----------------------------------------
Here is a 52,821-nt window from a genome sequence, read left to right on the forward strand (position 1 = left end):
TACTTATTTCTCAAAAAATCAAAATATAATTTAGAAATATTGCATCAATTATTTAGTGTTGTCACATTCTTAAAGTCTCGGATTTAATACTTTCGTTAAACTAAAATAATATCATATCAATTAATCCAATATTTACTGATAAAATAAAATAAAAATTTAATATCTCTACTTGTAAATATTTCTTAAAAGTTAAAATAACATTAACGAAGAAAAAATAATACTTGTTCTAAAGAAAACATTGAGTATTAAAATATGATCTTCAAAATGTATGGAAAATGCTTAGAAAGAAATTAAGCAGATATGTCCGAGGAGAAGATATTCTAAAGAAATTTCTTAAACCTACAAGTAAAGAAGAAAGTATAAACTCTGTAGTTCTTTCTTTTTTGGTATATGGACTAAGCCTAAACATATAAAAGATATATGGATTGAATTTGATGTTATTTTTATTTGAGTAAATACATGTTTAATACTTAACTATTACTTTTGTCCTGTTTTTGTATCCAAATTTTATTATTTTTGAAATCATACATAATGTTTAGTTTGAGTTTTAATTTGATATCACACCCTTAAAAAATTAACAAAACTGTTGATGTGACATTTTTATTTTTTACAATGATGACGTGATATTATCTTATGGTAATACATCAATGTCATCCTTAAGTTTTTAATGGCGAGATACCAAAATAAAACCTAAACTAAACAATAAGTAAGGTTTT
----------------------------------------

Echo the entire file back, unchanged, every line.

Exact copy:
Here is a 52,821-nt window from a genome sequence, read left to right on the forward strand (position 1 = left end):
TACTTATTTCTCAAAAAATCAAAATATAATTTAGAAATATTGCATCAATTATTTAGTGTTGTCACATTCTTAAAGTCTCGGATTTAATACTTTCGTTAAACTAAAATAATATCATATCAATTAATCCAATATTTACTGATAAAATAAAATAAAAATTTAATATCTCTACTTGTAAATATTTCTTAAAAGTTAAAATAACATTAACGAAGAAAAAATAATACTTGTTCTAAAGAAAACATTGAGTATTAAAATATGATCTTCAAAATGTATGGAAAATGCTTAGAAAGAAATTAAGCAGATATGTCCGAGGAGAAGATATTCTAAAGAAATTTCTTAAACCTACAAGTAAAGAAGAAAGTATAAACTCTGTAGTTCTTTCTTTTTTGGTATATGGACTAAGCCTAAACATATAAAAGATATATGGATTGAATTTGATGTTATTTTTATTTGAGTAAATACATGTTTAATACTTAACTATTACTTTTGTCCTGTTTTTGTATCCAAATTTTATTATTTTTGAAATCATACATAATGTTTAGTTTGAGTTTTAATTTGATATCACACCCTTAAAAAATTAACAAAACTGTTGATGTGACATTTTTATTTTTTACAATGATGACGTGATATTATCTTATGGTAATACATCAATGTCATCCTTAAGTTTTTAATGGCGAGATACCAAAATAAAACCTAAACTAAACAATAAGTAAGGTTTT